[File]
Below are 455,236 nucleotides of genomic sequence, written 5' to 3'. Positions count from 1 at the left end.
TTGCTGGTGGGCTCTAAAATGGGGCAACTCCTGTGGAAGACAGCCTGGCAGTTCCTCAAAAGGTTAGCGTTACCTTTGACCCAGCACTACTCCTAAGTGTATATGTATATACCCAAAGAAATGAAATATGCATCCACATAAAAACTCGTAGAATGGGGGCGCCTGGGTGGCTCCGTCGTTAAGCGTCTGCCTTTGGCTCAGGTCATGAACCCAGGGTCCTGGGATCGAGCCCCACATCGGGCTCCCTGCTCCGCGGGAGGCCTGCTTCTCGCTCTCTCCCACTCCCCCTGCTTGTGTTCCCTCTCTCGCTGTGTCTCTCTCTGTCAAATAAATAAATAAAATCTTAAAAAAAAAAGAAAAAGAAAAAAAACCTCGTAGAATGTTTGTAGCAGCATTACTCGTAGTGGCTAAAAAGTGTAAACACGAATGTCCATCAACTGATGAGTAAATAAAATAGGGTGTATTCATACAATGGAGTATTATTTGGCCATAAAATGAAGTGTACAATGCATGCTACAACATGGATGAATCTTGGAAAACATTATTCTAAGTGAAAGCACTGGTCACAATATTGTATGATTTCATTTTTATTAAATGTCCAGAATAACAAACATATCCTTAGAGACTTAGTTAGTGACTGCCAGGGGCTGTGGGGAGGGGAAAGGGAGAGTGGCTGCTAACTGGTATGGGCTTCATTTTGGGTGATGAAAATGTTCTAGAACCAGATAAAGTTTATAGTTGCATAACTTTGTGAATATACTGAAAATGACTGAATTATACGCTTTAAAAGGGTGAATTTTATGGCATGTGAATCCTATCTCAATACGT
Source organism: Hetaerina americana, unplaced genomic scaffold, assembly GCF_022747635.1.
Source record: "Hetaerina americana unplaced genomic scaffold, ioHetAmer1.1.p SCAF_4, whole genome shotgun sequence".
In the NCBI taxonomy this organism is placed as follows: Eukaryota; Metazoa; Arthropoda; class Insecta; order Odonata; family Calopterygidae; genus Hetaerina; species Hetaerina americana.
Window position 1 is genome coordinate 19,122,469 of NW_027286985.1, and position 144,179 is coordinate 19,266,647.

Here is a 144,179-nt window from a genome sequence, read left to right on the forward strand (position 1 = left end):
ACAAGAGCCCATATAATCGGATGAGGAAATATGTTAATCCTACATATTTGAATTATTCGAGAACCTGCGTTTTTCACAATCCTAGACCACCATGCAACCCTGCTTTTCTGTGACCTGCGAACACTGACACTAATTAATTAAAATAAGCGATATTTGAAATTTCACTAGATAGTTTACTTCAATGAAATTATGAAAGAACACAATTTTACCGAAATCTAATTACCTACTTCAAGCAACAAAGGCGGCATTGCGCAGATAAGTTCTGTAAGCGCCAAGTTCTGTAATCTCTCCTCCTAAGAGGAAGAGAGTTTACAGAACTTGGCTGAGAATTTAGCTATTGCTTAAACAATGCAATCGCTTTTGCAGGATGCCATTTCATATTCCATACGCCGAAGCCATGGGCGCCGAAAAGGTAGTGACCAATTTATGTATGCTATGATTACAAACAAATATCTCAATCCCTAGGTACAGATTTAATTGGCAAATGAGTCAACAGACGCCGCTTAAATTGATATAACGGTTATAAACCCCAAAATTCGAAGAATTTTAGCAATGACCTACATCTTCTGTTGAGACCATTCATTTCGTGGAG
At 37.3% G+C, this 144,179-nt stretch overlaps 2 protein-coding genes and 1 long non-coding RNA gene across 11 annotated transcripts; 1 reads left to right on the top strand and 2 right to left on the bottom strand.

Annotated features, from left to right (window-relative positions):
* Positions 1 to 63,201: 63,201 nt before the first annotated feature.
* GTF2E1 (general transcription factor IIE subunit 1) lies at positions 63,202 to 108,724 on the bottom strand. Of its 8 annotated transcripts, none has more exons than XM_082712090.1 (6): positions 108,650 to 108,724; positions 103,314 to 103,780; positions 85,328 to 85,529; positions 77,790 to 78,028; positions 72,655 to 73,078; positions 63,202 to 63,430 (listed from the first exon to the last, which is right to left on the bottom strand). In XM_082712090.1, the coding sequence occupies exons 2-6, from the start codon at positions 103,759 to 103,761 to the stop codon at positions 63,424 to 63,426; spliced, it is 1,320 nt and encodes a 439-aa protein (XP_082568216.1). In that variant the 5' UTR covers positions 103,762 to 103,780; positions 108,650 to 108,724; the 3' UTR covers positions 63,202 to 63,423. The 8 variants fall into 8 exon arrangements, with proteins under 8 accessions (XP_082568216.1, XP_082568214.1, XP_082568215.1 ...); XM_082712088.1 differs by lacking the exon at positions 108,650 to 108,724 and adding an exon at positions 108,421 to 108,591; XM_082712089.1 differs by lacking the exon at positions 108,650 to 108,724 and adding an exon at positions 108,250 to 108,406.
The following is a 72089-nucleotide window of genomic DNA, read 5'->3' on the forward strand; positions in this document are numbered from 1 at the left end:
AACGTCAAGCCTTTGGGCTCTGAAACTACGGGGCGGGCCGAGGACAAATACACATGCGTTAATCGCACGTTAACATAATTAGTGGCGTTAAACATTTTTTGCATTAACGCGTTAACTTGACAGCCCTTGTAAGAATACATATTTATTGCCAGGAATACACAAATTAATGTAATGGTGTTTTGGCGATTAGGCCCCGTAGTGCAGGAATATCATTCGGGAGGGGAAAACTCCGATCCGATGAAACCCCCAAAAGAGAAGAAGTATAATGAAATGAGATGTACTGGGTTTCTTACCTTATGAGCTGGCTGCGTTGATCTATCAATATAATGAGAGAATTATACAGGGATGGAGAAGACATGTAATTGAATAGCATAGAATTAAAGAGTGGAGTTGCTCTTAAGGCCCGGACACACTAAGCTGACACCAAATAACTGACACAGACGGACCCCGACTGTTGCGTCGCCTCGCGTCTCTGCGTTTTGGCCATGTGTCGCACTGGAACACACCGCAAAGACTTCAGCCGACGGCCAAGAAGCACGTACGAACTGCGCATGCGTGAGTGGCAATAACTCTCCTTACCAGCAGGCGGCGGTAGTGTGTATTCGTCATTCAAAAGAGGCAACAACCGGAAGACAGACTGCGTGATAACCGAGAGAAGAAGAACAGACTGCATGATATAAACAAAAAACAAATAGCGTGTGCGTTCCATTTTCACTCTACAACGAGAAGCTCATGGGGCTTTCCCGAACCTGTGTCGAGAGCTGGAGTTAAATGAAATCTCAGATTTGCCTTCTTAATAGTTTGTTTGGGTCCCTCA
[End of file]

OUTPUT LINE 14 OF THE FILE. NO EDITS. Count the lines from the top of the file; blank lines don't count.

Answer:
AACGTCAAGCCTTTGGGCTCTGAAACTACGGGGCGGGCCGAGGACAAATACACATGCGTTAATCGCACGTTAACATAATTAGTGGCGTTAAACATTTTTTGCATTAACGCGTTAACTTGACAGCCCTTGTAAGAATACATATTTATTGCCAGGAATACACAAATTAATGTAATGGTGTTTTGGCGATTAGGCCCCGTAGTGCAGGAATATCATTCGGGAGGGGAAAACTCCGATCCGATGAAACCCCCAAAAGAGAAGAAGTATAATGAAATGAGATGTACTGGGTTTCTTACCTTATGAGCTGGCTGCGTTGATCTATCAATATAATGAGAGAATTATACAGGGATGGAGAAGACATGTAATTGAATAGCATAGAATTAAAGAGTGGAGTTGCTCTTAAGGCCCGGACACACTAAGCTGACACCAAATAACTGACACAGACGGACCCCGACTGTTGCGTCGCCTCGCGTCTCTGCGTTTTGGCCATGTGTCGCACTGGAACACACCGCAAAGACTTCAGCCGACGGCCAAGAAGCACGTACGAACTGCGCATGCGTGAGTGGCAATAACTCTCCTTACCAGCAGGCGGCGGTAGTGTGTATTCGTCATTCAAAAGAGGCAACAACCGGAAGACAGACTGCGTGATAACCGAGAGAAGAAGAACAGACTGCATGATATAAACAAAAAACAAATAGCGTGTGCGTTCCATTTTCACTCTACAACGAGAAGCTCATGGGGCTTTCCCGAACCTGTGTCGAGAGCTGGAGTTAAATGAAATCTCAGATTTGCCTTCTTAATAGTTTGTTTGGGTCCCTCA